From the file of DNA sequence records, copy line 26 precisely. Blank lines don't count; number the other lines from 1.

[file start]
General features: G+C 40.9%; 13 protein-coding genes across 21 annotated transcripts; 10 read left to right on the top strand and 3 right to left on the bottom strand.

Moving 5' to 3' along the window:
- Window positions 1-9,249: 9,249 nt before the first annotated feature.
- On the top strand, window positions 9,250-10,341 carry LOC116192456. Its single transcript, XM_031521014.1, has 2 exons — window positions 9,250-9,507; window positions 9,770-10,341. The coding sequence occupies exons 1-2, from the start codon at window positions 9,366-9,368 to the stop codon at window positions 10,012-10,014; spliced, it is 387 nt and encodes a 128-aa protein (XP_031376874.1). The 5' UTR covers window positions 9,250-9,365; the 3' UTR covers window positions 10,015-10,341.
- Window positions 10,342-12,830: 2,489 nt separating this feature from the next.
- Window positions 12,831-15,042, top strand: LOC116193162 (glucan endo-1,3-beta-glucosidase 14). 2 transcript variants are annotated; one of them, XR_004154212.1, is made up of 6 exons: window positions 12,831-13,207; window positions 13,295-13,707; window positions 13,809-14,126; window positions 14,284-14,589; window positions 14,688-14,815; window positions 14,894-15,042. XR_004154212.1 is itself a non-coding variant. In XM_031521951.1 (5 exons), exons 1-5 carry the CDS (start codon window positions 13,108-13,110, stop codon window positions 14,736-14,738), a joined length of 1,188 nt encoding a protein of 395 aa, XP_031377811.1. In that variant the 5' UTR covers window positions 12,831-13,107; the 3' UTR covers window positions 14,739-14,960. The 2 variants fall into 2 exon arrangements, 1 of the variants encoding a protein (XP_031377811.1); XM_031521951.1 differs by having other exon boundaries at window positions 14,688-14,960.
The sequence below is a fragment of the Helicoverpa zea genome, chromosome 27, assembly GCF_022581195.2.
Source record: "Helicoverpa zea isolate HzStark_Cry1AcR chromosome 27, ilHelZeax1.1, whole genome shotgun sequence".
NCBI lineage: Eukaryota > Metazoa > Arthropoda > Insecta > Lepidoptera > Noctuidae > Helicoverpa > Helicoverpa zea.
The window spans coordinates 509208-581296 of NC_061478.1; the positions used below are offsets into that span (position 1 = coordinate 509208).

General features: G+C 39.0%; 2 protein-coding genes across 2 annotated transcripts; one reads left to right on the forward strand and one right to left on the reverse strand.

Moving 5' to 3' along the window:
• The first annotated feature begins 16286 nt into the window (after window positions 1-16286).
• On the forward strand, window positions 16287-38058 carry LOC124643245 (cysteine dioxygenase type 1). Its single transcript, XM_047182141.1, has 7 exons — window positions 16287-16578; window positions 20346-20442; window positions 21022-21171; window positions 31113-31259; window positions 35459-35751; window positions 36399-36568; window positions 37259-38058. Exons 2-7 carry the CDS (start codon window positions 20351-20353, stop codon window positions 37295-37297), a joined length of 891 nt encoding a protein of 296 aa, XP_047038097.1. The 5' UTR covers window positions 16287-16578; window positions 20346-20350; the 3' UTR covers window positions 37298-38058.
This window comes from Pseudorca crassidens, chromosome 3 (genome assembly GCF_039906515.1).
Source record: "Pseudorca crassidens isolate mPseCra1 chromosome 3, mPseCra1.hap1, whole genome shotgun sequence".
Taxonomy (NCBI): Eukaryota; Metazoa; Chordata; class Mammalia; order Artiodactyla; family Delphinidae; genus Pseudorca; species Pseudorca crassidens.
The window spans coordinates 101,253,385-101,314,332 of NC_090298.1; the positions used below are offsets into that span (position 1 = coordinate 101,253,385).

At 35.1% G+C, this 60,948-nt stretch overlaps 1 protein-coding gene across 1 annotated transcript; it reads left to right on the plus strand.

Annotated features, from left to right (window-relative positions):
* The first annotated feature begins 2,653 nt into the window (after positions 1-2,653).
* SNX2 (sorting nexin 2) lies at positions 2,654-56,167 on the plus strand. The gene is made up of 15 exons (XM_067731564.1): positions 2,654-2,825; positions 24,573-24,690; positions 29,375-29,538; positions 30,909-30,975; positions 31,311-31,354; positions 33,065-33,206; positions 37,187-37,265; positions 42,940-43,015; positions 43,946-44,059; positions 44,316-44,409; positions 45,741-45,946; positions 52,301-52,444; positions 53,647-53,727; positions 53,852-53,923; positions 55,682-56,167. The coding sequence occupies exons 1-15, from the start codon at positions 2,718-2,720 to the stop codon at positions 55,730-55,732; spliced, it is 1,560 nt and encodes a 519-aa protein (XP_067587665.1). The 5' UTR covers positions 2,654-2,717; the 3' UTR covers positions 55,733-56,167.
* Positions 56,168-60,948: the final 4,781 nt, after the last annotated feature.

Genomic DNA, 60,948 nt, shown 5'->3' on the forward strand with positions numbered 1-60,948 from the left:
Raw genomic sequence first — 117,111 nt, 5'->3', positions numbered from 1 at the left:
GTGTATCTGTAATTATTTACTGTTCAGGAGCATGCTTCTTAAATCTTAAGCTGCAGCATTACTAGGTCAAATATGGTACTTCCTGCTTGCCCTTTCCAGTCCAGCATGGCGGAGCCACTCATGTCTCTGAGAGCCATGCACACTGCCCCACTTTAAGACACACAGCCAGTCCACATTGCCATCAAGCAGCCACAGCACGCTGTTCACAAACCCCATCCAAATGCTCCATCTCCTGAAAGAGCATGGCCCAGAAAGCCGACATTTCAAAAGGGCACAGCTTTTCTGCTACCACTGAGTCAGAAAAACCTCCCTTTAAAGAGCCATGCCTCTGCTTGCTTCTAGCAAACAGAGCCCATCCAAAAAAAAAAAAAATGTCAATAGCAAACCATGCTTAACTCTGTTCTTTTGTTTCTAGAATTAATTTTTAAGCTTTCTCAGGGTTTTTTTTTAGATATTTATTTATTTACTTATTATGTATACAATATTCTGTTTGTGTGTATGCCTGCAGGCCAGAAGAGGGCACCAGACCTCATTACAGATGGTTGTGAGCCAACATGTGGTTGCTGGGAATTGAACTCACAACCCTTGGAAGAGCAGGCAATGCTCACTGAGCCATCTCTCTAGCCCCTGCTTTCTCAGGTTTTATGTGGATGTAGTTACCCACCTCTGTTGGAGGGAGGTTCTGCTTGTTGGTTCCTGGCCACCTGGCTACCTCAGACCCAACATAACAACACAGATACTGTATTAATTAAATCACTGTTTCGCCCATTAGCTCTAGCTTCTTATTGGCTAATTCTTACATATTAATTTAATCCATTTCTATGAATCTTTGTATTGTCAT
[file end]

GTGTATCTGTAATTATTTACTGTTCAGGAGCATGCTTCTTAAATCTTAAGCTGCAGCATTACTAGGTCAAATATGGTACTTCCTGCTTGCCCTTTCCAGTCCAGCATGGCGGAGCCACTCATGTCTCTGAGAGCCATGCACACTGCCCCACTTTAAGACACACAGCCAGTCCACATTGCCATCAAGCAGCCACAGCACGCTGTTCACAAACCCCATCCAAATGCTCCATCTCCTGAAAGAGCATGGCCCAGAAAGCCGACATTTCAAAAGGGCACAGCTTTTCTGCTACCACTGAGTCAGAAAAACCTCCCTTTAAAGAGCCATGCCTCTGCTTGCTTCTAGCAAACAGAGCCCATCCAAAAAAAAAAAAAATGTCAATAGCAAACCATGCTTAACTCTGTTCTTTTGTTTCTAGAATTAATTTTTAAGCTTTCTCAGGGTTTTTTTTTAGATATTTATTTATTTACTTATTATGTATACAATATTCTGTTTGTGTGTATGCCTGCAGGCCAGAAGAGGGCACCAGACCTCATTACAGATGGTTGTGAGCCAACATGTGGTTGCTGGGAATTGAACTCACAACCCTTGGAAGAGCAGGCAATGCTCACTGAGCCATCTCTCTAGCCCCTGCTTTCTCAGGTTTTATGTGGATGTAGTTACCCACCTCTGTTGGAGGGAGGTTCTGCTTGTTGGTTCCTGGCCACCTGGCTACCTCAGACCCAACATAACAACACAGATACTGTATTAATTAAATCACTGTTTCGCCCATTAGCTCTAGCTTCTTATTGGCTAATTCTTACATATTAATTTAATCCATTTCTATGAATCTTTGTATTGTCAT